[Openmcl-devel] GF invocation protocol

Gary Byers gb at clozure.com
Wed Sep 12 07:43:20 UTC 2007



On Tue, 11 Sep 2007, Slava Akhmechet wrote:

> Gary Byers <gb at clozure.com> writes:
>
>
>> I think that it's fair to say:
>>
>> 1) Some people need the MOP's GF invocation protocol.
>> 2) A lot of people don't.
> To be fair, you could probably make this argument about every other
> feature of MOP recommendation :)

To varying degrees, yes.

>
>> Not really.  The way that GF dispatch works in OpenMCL depends on
>> some low-level gunk (method functions receive extra invisible/magic
>> arguments, generic functions rarely use lists to represent the set
>> of arguments that they receive, etc.)
> Ok. In this case, how can I obtain the function associated with a
> funcallable-instance in OpenMCL (from what I understand there is no
> MOP recommendation for doing it)? I'm basically looking for the
> opposite of set-funcallable-instance-function. I might be able to
> achieve what I want via changing it on affected generic functions
> directly.

Well, you can get the "discriminating code" (aka "dcode") for a
generic function via the function CCL::%GF-DCODE:

? (ccl::%gf-dcode #'stream-read-char)
#<Compiled-function CCL::%%ONE-ARG-DCODE #x300040167ABF>
? (ccl::%gf-dcode #'stream-write-char)
#<Compiled-function CCL::%%1ST-TWO-ARG-DCODE #x30004016732F>

Note that these functions accept different arguments (CCL::ARGLIST
will try to show a function's argument list in some mostly-readable
form, for debugging):

? (ccl::arglist #'ccl::%%one-arg-dcode)
(CCL::DT CCL::ARG)
? (ccl::arglist #'ccl::%%1st-two-arg-dcode)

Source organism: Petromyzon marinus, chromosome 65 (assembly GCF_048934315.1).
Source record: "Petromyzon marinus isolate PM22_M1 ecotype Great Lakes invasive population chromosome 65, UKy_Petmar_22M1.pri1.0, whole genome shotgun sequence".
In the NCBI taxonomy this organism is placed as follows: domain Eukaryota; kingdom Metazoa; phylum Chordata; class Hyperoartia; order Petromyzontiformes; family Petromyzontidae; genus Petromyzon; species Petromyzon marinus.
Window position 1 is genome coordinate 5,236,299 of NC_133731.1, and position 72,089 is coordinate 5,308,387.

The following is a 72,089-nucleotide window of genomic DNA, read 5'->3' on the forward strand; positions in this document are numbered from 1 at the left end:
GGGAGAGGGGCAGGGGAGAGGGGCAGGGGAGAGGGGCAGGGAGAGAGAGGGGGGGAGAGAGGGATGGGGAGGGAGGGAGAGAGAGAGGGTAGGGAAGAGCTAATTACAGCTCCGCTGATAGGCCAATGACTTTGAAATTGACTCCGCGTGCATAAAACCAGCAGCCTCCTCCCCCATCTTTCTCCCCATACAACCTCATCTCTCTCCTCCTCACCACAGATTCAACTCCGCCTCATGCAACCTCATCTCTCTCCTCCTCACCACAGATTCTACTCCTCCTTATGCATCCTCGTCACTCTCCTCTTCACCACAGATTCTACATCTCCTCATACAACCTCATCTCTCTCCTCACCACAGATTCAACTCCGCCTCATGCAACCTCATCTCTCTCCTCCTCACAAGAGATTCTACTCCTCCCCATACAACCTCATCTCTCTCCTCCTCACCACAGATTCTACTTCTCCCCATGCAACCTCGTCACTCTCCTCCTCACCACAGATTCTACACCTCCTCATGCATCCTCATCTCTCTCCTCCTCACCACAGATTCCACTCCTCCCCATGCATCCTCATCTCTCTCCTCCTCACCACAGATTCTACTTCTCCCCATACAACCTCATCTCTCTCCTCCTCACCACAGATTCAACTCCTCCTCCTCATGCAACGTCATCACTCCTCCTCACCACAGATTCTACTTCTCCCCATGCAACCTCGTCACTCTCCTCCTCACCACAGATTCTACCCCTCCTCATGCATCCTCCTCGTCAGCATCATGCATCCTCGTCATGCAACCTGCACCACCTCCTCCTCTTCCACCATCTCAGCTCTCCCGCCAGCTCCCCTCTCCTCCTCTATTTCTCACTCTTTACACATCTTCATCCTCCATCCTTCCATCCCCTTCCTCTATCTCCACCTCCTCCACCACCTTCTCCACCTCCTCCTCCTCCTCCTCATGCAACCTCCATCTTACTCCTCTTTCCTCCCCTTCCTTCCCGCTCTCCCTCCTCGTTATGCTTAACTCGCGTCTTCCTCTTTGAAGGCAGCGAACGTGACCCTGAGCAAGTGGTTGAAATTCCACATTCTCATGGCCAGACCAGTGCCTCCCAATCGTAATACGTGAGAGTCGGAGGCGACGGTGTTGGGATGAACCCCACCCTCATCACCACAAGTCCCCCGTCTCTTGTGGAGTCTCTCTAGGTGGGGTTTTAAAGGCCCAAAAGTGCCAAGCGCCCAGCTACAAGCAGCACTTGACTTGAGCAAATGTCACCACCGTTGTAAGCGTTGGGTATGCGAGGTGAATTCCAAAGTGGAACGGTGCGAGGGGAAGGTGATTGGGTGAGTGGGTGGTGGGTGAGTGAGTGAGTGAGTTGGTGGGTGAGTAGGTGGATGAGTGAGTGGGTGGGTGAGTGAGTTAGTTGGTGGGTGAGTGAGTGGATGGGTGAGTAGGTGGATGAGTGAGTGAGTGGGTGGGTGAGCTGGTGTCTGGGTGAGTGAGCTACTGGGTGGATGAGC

(CCL::DT CCL::ARG1 CCL::ARG2)
:ANALYSIS

There are about half a dozen different builtin dcode functions defined
(along with many other things) in "ccl:level-1;l1-dcode.lisp".
Different dcode functions support different patterns of argument
specialization and themselves accept different arguments; they're
installed by the function CCL::COMPUTE-DCODE, which also modifies the
generic function so that it passes incoming arguments in some way and
a "dispatch table" (a cache, basically) to the dcode function.

You -can- call SET-FUNCALLABLE-INSTANCE-FUNCTION on a GF.

(defgeneric example (x y z))

(set-funcallable-instance-function #'example #'(lambda (&rest args) (format t "~& got args: ~s" args)))

or

(set-funcallable-instance-function #'example #'(lambda (&rest args) (do-MOP-compatible-method-dispatch args)))

The latter case is harder: the ABI for method invocation is different from
what the MOP specifies, and it would be a non-trivial exercise to get
MOP-compliant GF-dispatch code to coexist with the existing stuff, I think.


>
>> This low-level gunk isn't extensible or very close to what the MOP
>> specifies, but - all other things being equal and in isolation -
>> tends to be faster than doing things in a MOP-compliant way would
>> be.  If overhead's introduced here, it has to be removed from some
>> other aspects of GF dispatch (or GF dispatch would slow down in all
>> cases.)
> I'm not sure what you mean. AFAIK most implementations use optimized
> routines for standard metaclasses and don't allow (or ignore)
> specializations on them. Custom metaclasses, on the other hand, allow
> for specialized behavior so that one can opt for customized
> functionality at a performance cost without affecting performance of
> standard features. Or am I misunderstanding something?

The difference isn't that OpenMCL's GF dispatch code is a lower-level
implementation of the MOP's proptocol, it's that it's basically a
different interface entirely.

>
> Thanks for your help.
>
> -- 
> Regards,
> Slava Akhmechet.
>
>



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